ISRO’s maiden SSLV blasts off; suffers ‘data loss’ at terminal stage

SRO Chairman S Somanath on Sunday informed the space agency’s maiden Small Satellite Launch Vehicle (SSLV) suffered “data loss” at the terminal stage, although three stages “performed and separated,” and said the space agency was analyzing the data to ascertain the status. of the vehicle and the satellites.

SSLV-D1/EOS 02 was carrying an earth observation satellite and a student satellite.

“All stages performed as expected. The first stage performed and separated, the second stage performed and separated, the third stage also performed and separated, and in the terminal phase of the mission, some data loss is occurring and we are analyzing the data and we will come back on the status of the satellites as well as the vehicle performance soon,” Somanath said from the Mission Control Center here, minutes after the launch vehicle lifted off from the spaceport.

A jubilant mood in the Mission Control Center soon gave way to anxiety, before Somanath updated about the mission status.

ISRO’s maiden small satellite launch vehicle (SSLV), carrying earth observation satellite EOS-02 and co-passenger student satellite AzaadiSAT lifted off from this spaceport on Sunday. The SSLV-D1/EOS-02 mission by the Indian space agency is aimed at garnering a larger pie in the small launch vehicles market, as it can place the satellites into Low Earth Orbit.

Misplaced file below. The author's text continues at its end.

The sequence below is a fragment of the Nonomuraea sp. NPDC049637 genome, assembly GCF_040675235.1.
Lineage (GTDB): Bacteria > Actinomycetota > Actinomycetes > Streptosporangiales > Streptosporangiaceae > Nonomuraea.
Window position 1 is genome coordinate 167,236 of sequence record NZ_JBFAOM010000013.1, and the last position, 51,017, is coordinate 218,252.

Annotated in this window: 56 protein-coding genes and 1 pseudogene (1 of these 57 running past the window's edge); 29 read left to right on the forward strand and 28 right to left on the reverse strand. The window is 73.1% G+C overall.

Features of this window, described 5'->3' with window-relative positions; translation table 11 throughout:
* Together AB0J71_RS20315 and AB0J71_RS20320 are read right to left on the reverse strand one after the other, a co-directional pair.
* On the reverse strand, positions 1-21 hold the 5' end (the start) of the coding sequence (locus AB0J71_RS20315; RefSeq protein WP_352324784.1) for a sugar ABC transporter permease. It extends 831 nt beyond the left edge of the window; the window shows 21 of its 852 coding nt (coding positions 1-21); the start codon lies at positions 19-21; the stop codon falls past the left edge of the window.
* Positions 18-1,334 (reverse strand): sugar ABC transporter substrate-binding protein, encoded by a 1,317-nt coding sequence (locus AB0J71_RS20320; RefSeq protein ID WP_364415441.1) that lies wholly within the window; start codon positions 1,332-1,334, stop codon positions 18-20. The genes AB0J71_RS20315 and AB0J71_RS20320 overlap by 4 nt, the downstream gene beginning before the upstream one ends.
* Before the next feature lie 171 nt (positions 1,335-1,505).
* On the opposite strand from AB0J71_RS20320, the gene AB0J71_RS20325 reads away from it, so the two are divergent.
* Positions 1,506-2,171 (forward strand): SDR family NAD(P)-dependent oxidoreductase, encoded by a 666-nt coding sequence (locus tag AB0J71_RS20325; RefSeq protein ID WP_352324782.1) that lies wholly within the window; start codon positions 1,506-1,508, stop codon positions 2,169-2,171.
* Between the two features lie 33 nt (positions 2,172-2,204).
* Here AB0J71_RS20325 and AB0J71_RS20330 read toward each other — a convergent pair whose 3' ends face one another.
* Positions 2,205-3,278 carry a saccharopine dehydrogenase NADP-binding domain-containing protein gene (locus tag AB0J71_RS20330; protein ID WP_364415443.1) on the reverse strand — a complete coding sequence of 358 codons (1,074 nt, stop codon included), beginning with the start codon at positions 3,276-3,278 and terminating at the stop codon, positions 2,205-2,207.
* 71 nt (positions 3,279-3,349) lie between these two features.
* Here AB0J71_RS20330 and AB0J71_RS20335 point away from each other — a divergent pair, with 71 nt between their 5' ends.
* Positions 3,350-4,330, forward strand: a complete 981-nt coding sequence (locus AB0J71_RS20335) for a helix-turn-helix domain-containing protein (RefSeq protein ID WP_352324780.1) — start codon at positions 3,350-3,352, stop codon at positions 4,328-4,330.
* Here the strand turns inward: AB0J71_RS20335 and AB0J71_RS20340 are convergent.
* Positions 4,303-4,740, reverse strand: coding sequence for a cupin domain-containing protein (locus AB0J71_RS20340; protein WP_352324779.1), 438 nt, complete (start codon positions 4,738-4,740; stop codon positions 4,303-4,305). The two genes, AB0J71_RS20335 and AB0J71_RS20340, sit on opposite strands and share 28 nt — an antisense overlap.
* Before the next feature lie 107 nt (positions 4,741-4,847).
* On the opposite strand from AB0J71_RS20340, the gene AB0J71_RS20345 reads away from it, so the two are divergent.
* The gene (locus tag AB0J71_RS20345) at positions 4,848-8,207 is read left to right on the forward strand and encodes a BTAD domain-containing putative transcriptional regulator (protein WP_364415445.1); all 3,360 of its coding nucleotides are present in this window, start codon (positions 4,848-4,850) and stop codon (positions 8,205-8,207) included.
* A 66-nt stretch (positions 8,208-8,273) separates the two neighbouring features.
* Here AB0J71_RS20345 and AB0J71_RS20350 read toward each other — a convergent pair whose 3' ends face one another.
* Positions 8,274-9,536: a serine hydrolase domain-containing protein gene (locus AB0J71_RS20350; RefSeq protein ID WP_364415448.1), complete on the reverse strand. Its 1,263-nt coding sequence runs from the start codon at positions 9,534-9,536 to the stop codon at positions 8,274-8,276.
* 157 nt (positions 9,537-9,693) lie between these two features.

The SSLV can put payloads (mini, micro or nanosatellites) weighing up to 500 kg into the 500 km planar orbit, the Indian Space Research Organization (ISRO) said.

At the end of a seven and a half hour countdown, the 34 meter long SSLV soared majestically at 9.18 am amid cloudy skies to place the satellites into the intended orbit.

The EOS-02 is an experimental optical remote sensing satellite with a high spatial resolution. Its is to realize and fly an experimental imaging satellite with a short-turnaround time and to demonstrate launch-on-demand capability. EOS-02 belongs to the microsatellite series of space crafts.

The AzaadiSAT is a 8U Cubesat weighing around 8kgs. It carries 75 different payloads each weighing around 50 grams. Girl students from rural regions across the country were provided guidance to build these payloads.

The payloads are integrated by the student team of ‘Space Kidz India’. The ground system developed by ‘Space Kidz India’ will be used for receiving the data from this satellite, ISRO said.

SSLV’s all stages performed as expected, but suffered data loss at the terminal phase of the mission, says ISRO Chief Somanath.


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